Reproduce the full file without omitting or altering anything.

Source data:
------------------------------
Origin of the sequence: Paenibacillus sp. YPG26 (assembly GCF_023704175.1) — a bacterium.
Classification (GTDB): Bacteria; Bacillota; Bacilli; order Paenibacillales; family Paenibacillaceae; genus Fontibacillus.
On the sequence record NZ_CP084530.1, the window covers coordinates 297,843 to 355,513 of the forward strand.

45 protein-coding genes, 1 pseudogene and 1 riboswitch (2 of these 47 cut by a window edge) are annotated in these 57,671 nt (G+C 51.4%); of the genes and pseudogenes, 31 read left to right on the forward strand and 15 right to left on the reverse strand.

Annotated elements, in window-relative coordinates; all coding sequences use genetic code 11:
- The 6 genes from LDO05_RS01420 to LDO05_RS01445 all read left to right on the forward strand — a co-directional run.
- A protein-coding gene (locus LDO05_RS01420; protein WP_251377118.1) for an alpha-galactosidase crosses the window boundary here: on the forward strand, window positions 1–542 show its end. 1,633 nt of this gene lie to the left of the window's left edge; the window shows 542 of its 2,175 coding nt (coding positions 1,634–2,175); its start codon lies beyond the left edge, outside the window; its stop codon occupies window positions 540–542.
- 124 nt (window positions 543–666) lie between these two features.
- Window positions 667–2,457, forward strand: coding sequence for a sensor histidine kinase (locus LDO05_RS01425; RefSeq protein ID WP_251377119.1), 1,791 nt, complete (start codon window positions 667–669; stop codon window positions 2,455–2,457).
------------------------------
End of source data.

Origin of the sequence: Paenibacillus sp. YPG26 (assembly GCF_023704175.1) — a bacterium.
Classification (GTDB): Bacteria; Bacillota; Bacilli; order Paenibacillales; family Paenibacillaceae; genus Fontibacillus.
On the sequence record NZ_CP084530.1, the window covers coordinates 297,843 to 355,513 of the forward strand.

45 protein-coding genes, 1 pseudogene and 1 riboswitch (2 of these 47 cut by a window edge) are annotated in these 57,671 nt (G+C 51.4%); of the genes and pseudogenes, 31 read left to right on the forward strand and 15 right to left on the reverse strand.

Annotated elements, in window-relative coordinates; all coding sequences use genetic code 11:
- The 6 genes from LDO05_RS01420 to LDO05_RS01445 all read left to right on the forward strand — a co-directional run.
- A protein-coding gene (locus LDO05_RS01420; protein WP_251377118.1) for an alpha-galactosidase crosses the window boundary here: on the forward strand, window positions 1–542 show its end. 1,633 nt of this gene lie to the left of the window's left edge; the window shows 542 of its 2,175 coding nt (coding positions 1,634–2,175); its start codon lies beyond the left edge, outside the window; its stop codon occupies window positions 540–542.
- 124 nt (window positions 543–666) lie between these two features.
- Window positions 667–2,457, forward strand: coding sequence for a sensor histidine kinase (locus LDO05_RS01425; RefSeq protein ID WP_251377119.1), 1,791 nt, complete (start codon window positions 667–669; stop codon window positions 2,455–2,457).